Even though I clearly explained that I was not interested in a hysterectomy and even though she agreed that a myomectomy could be performed, I ended up with a total abdominal hysterectomy. She also removed the cervix and one tube. After talking with other women in my situation, I discovered there were numerous tactics doctors used to perform hysterectomies, even on patients who didn’t want them.
Six months after the surgery I started experiencing severe symptoms-symptoms that I did not have before the surgery and never had had all my life. They ranged from tailbone pain, loss of muscle, severe nausea, hair loss, joint pain, fatigue, memory loss, decreased cognitive function and malabsorption.
When I informed the doctor who had done the surgery of the severe symptoms, she dismissed them. At that point I realized something was very wrong. The same doctor who had rushed me into surgery when I had no pain or symptoms (because, in her words, it was an emergency) now could do nothing for my back pain that had already gone on for five weeks and had me bent over.
It took five months to find someone interested enough to help me get relief. At that point I began looking into some type of natural hormonal support, vitamin program and a diet that could rebuild my body. I went to see a doctor who promoted Peter D’Adamo’s Eat Right 4 Your Type. I was given supplements that were better than the previous ones I had used but even after the first visit, he was already talking about discharging me from his care.
So that brings us to today, three years after my surgery and my life is still in shambles from a one-hour procedure. Recently I discovered the Weston A. Price Foundation and its philosophy of diet and nutrition. At the moment, with so much imbalance and lowered function that has occurred throughout my body I’m in need of not only nutrition, but super-nutrition. The philosophy of nutrient dense foods, including the animal foods and fats, now makes a lot of sense.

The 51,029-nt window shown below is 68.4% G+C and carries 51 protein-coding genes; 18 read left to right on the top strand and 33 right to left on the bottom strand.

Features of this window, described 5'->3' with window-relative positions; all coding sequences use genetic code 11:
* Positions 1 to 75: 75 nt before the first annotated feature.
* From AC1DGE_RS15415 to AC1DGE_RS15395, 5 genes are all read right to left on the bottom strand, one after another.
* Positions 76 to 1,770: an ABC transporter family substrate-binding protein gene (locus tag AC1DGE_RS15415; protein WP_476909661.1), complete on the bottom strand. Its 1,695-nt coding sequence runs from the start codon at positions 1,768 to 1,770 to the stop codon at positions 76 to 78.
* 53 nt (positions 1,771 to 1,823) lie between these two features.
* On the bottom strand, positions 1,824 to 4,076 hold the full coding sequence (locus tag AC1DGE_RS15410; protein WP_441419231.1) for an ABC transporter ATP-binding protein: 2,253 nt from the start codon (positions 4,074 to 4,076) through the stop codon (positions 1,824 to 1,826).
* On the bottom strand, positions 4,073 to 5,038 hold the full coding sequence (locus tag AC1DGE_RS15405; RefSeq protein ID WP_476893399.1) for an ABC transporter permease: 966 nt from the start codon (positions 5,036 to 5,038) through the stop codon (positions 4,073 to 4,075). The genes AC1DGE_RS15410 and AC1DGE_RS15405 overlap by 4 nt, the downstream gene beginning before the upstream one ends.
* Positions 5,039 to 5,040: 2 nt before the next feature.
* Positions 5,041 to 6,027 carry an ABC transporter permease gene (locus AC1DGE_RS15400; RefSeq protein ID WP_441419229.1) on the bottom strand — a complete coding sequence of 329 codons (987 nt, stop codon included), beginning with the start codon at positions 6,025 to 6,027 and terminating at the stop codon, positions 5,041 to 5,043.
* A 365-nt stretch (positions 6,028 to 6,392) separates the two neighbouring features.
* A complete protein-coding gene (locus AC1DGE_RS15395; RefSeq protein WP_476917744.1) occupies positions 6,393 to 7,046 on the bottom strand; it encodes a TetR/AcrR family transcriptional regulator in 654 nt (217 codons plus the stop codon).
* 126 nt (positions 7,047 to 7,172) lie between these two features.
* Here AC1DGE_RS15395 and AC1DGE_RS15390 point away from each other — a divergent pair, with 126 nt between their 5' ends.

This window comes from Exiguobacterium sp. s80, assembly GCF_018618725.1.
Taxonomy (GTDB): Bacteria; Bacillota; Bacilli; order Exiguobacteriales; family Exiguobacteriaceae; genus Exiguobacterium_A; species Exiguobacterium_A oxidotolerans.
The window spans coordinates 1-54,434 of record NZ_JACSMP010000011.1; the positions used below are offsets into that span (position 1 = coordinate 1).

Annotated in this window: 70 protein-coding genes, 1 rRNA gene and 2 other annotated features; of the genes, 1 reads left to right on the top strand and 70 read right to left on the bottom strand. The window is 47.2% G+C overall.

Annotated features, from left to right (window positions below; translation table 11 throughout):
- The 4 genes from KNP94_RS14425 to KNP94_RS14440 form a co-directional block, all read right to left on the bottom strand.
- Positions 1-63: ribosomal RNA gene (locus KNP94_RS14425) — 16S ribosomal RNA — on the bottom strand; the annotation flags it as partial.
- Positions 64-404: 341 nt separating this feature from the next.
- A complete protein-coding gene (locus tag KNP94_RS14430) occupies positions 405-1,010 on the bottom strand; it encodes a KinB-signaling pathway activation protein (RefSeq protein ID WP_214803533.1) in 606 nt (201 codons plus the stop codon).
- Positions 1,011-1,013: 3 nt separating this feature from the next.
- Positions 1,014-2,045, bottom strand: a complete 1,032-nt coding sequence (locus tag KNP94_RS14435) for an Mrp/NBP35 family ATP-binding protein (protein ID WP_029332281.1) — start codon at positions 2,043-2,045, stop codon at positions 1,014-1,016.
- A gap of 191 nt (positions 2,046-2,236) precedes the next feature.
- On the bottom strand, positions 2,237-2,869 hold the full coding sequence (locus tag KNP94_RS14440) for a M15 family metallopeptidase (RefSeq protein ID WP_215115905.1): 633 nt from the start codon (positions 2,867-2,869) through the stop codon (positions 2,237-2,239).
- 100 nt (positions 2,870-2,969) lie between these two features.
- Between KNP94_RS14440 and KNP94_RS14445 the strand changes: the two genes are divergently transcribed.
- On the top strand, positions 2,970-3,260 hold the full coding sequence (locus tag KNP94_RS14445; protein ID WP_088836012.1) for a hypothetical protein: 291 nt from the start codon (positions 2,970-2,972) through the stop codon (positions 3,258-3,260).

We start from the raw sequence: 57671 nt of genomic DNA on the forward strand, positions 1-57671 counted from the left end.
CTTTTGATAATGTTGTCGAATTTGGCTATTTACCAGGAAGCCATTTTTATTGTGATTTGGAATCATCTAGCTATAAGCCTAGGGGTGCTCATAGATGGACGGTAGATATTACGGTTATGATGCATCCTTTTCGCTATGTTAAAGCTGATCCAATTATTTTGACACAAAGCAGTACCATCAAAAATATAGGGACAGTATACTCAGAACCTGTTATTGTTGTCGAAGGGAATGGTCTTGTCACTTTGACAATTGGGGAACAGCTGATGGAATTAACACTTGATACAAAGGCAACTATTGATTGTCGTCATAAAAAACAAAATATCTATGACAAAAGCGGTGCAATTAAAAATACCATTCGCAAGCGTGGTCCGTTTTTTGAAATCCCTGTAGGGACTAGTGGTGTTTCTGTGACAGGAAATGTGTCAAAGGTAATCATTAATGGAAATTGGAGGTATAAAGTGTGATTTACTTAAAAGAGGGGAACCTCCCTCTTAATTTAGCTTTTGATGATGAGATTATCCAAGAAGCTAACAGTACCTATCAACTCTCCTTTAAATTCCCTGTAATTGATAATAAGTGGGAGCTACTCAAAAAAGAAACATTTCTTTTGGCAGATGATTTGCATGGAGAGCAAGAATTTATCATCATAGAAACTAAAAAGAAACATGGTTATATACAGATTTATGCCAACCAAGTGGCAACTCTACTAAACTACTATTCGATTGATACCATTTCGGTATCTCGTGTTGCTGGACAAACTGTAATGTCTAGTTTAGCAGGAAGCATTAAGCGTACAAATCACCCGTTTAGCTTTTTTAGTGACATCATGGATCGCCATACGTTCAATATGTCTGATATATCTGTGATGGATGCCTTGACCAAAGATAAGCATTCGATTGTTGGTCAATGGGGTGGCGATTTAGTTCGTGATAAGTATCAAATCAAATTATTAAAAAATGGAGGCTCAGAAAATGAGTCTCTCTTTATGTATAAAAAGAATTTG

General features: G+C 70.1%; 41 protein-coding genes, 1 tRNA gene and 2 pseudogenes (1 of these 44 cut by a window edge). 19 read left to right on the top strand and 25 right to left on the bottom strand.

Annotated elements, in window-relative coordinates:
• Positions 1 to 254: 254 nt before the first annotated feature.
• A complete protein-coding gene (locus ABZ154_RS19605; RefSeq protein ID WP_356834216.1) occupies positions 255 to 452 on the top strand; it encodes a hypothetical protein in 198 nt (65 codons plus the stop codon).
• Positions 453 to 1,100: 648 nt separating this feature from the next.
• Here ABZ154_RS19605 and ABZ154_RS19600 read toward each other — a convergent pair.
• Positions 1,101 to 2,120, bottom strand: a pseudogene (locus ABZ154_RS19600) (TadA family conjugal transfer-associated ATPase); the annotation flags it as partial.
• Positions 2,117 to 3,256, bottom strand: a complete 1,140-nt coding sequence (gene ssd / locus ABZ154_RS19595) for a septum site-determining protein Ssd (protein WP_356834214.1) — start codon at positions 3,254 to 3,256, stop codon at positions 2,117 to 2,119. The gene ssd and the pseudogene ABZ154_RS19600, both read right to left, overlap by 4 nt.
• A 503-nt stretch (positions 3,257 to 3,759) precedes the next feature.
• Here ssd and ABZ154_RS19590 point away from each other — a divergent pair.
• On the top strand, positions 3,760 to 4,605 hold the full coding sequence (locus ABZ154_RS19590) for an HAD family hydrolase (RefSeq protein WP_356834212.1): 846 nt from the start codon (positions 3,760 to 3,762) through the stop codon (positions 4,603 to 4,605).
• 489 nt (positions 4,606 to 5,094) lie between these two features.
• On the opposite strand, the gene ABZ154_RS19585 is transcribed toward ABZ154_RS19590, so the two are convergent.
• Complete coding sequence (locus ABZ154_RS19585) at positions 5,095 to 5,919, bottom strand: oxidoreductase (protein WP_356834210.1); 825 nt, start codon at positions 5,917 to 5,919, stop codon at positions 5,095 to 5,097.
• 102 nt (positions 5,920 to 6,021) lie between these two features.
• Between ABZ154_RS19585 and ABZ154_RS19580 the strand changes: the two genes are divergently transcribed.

It is ironic that in spite of many hours reading about health and all my efforts to practice a healthy life-style, I have ended up with crippled health. Even more ironic is the fact that my problems were not the result of drugs, alcohol, smoking or even fast food, but can be blamed squarely on the bad advice I received from professionals in the field of medicine.
A Belated Discovery
By Mary Cupp
My story begins in 1986 when I sought dietary advice from a doctor who promoted herself as an expert in the nutritional care for women’s illnesses. Her recommendation was a strict, dairy free, vegetarian diet (she underlined “no dairy” on the prescription pad) with soy used in place of dairy in recipes.
I made these dietary changes but over the next two years my health deteriorated markedly until I developed severe anemia, along with gastrointestinal bloating and other problems. I was placed on iron supplements by a chiropractor and shortly afterwards developed a severe uterine hemorrhage. It seemed to me that the iron had triggered the hemorrhage but at the time I didn’t know why. I went back to the doctor hoping to get some help in avoiding surgery, but her first recommendation was a hysterectomy. This I refused. I felt certain that there had to be a reason for my ill health that could be corrected, so I commenced a search among other holistic healers. I went on an extended pilgrimage looking for answers but none of the healers I went to knew what to do.
During this time, I continued to see the doctor for the prescription drug that I required to control the bleeding. This search required great fortitude on my part as I was chronically weak from the bleeding. At one point my teeth started to shift from the chronic stress and I mentioned this fact to the doctor. (I later had to have middle-age braces.) She made no comment but tried on many occasions to convince me that my symptoms were mind/body psychological manifestations. When I questioned this assumption, it was put down to my “resistance.” Additionally, despite the fact that other holistic healers were able to help me somewhat lowered my dose of, (but not totally discontinue) the medication by using natural thyroid supplements, she continued to urge me to have a hysterectomy. After four years of searching, I ended up in the emergency room with life-threatening bleeding. The doctor told me that I had no choice but to accept the surgery I had tried so hard to avoid.